The comprehensive gazetteer and bibliography of the medieval castles, fortifications and palaces of England, Wales, the Islands.
The listings
Other Info
Print Page 
Next Record 
Previous Record 
Back to list 

Stepney Manor of the Bishop of London

Also known as, or recorded in historical documents as;
Bishopswood; Bishopshall; Bishops Hall; Bonners Hall; Bethnal Green

In the civil parish of Stepney.
In the historic county of London and Middlesex.
Modern Authority of London Borough of Tower Hamlets.
1974 county of Greater London.
Medieval County of Middlesex.

OS Map Grid Reference: TQ354832
Latitude 51.53148° Longitude -0.04936°

Stepney Manor of the Bishop of London has been described as a certain Palace.

There are no visible remains.


The manor house of Stepney and Hackney was one of the principle residences of the bishops of London. Bishop William dated a grant at Stepney in 1207, and Bishop Roger Niger died there in 1241. The manor house included a chapel by 1243. An ambulatory between the lord's chamber and the clerks', the thatched stair to the solar, the chapel roof, and the gardener's house were repaired in 1336. The site also included separate thatched granges for barley, wheat, and rye. Repairs in 1363 involved large supplies of lime, sand, and gravel from within the manor; tiling was done on the kitchen, the bakery, the bishop's chamber, a chamber outside the 'Breshour'(?) and one beyond the gate, and the long stable, and daubing and plastering were done to the hay grange. A dovecot, great garden, and kitchen garden existed in 1383, when 3,000 reeds were bundled for thatching manorial buildings, the furnace or oven was mended, and a new window made for the steward's chamber. In 1402 shinglers with scaffolding worked on the main hall, using shingles from the manor of Haringey; glass was bought for the chapel windows, and other work was done to the laundry, buttery, great door, and carriage house, besides daubing the walls of the lord's chambers. The kitchen had a well. In 1416 the great stable roof was mended and the windows of the great chamber were given new glass. (VCH)

About a quarter of a mile to the east of Bethnal-Green, is the site of an ancient house, called Bishop's-hall, (now converted into two or three tenements,) said by tradition to have been the residence of Bishop Bonner. That it was his property I have no doubt; and there is good reason for supposing that it has been the manor-house of Stepney; for Norden calls "Bushoppe's-hall" the seat of the Lord Wentworth. Bishop Braybroke dates many of his episcopal acts from Stepney; but I have not seen one dated thence by any of his successors; which leads to a supposition that they did not reside there, but leased the house with the manerial estate. In 1594, Bishop'shall was the residence of Sir Hugh Platt, as mentioned before. (Lysons)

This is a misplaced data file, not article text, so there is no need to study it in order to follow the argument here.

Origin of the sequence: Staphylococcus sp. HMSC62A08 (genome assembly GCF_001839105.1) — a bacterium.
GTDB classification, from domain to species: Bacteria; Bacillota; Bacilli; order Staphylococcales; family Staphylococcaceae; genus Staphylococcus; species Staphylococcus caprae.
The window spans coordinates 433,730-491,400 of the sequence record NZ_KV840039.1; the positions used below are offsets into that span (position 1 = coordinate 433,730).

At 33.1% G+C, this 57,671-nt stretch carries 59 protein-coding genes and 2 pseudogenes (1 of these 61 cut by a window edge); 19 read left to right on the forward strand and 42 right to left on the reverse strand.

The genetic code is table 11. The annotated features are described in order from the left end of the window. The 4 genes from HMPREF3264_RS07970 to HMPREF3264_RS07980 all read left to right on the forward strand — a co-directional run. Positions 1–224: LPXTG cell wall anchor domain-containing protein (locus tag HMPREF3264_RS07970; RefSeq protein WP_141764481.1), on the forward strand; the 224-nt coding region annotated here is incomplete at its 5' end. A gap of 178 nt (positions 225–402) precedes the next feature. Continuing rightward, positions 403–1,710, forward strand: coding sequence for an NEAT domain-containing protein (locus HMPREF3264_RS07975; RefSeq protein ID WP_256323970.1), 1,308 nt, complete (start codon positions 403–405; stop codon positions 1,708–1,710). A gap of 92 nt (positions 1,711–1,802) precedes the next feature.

Links to archaeological and architectural databases, mapping and other online resources

Data >
    County HER            
Maps >
Streetmap   NLS maps   Where's the path   Old-Maps      
Data/Maps > 
Magic   V. O. B.   Geology   LiDAR   Open Domesday  
Air Photos > 
Bing Maps   Google Maps   Getmapping   ZoomEarth      
Photos >
CastleFacts   Geograph   Flickr   Panoramio      

Sources of information, references and further reading
Most of the sites or buildings recorded in this web site are NOT open to the public and permission to visit a site must always be sought from the landowner or tenant.
It is an offence to disturb a Scheduled Monument without consent. It is a destruction of everyone's heritage to remove archaeological evidence from ANY site without proper recording and reporting.
Don't use metal detectors on historic sites without authorisation.
The information on this web page may be derived from information compiled by and/or copyright of Historic England, County Historic Environment Records and other individuals and organisations. It may also contain information licensed under the Open Government Licence. All the sources given should be consulted to identify the original copyright holder and permission obtained from them before use of the information on this site for commercial purposes.
The author and compiler of Gatehouse does not receive any income from the site and funds it himself. The information within this site is provided freely for educational purposes only.
The bibliography owes much to various bibliographies produced by John Kenyon for the Council for British Archaeology, the Castle Studies Group and others.
Suggestions for finding online and/or hard copies of bibliographical sources can be seen at this link.
Minor archaeological investigations, such as watching brief reports, and some other 'grey' literature is most likely to be held by H.E.R.s but is often poorly referenced and is unlikely to be recorded here, or elsewhere, but some suggestions can be found here.
The possible site or monument is represented on maps as a point location. This is a guide only. It should be noted that OS grid references defines an area, not a point location. In practice this means the actual center of the site or monument may often, but not always, be to the North East of the point shown. Locations derived from OS grid references and from latitude longitiude may differ by a small distance.
Further information on mapping and location can be seen at this link.
Please help to make this as useful a resource as possible by contacting Gatehouse if you see errors, can add information or have suggestions for improvements in functality and design.
Help is acknowledged.
This record last updated 26/07/2017 09:21:01

Home | Books | Links | Fortifications and Castles | Other Information | Help | Downloads | Author Information | Contact